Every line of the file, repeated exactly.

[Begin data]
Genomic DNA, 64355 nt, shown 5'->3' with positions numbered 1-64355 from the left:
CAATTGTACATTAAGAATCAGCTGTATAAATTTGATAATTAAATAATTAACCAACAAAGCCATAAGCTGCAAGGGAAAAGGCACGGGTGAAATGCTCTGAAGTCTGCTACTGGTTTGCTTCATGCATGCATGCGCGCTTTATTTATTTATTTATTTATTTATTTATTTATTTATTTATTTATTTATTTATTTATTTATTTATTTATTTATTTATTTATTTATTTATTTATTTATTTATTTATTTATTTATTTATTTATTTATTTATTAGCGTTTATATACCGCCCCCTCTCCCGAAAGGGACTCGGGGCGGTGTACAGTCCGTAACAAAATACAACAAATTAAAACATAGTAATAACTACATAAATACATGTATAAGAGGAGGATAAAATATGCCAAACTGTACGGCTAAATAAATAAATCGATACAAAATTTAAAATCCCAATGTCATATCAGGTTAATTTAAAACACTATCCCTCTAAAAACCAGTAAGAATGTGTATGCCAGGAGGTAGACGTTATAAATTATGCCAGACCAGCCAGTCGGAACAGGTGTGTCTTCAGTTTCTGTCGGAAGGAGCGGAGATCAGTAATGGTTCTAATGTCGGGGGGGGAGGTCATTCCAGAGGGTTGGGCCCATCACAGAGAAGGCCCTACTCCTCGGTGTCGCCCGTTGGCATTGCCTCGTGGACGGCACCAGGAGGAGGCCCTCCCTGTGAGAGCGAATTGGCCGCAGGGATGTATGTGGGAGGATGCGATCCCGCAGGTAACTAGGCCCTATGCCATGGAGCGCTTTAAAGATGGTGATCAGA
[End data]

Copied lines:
Genomic DNA, 64355 nt, shown 5'->3' with positions numbered 1-64355 from the left:
CAATTGTACATTAAGAATCAGCTGTATAAATTTGATAATTAAATAATTAACCAACAAAGCCATAAGCTGCAAGGGAAAAGGCACGGGTGAAATGCTCTGAAGTCTGCTACTGGTTTGCTTCATGCATGCATGCGCGCTTTATTTATTTATTTATTTATTTATTTATTTATTTATTTATTTATTTATTTATTTATTTATTTATTTATTTATTTATTTATTTATTTATTTATTTATTTATTTATTTATTTATTTATTTATTTATTTATTAGCGTTTATATACCGCCCCCTCTCCCGAAAGGGACTCGGGGCGGTGTACAGTCCGTAACAAAATACAACAAATTAAAACATAGTAATAACTACATAAATACATGTATAAGAGGAGGATAAAATATGCCAAACTGTACGGCTAAATAAATAAATCGATACAAAATTTAAAATCCCAATGTCATATCAGGTTAATTTAAAACACTATCCCTCTAAAAACCAGTAAGAATGTGTATGCCAGGAGGTAGACGTTATAAATTATGCCAGACCAGCCAGTCGGAACAGGTGTGTCTTCAGTTTCTGTCGGAAGGAGCGGAGATCAGTAATGGTTCTAATGTCGGGGGGGGAGGTCATTCCAGAGGGTTGGGCCCATCACAGAGAAGGCCCTACTCCTCGGTGTCGCCCGTTGGCATTGCCTCGTGGACGGCACCAGGAGGAGGCCCTCCCTGTGAGAGCGAATTGGCCGCAGGGATGTATGTGGGAGGATGCGATCCCGCAGGTAACTAGGCCCTATGCCATGGAGCGCTTTAAAGATGGTGATCAGA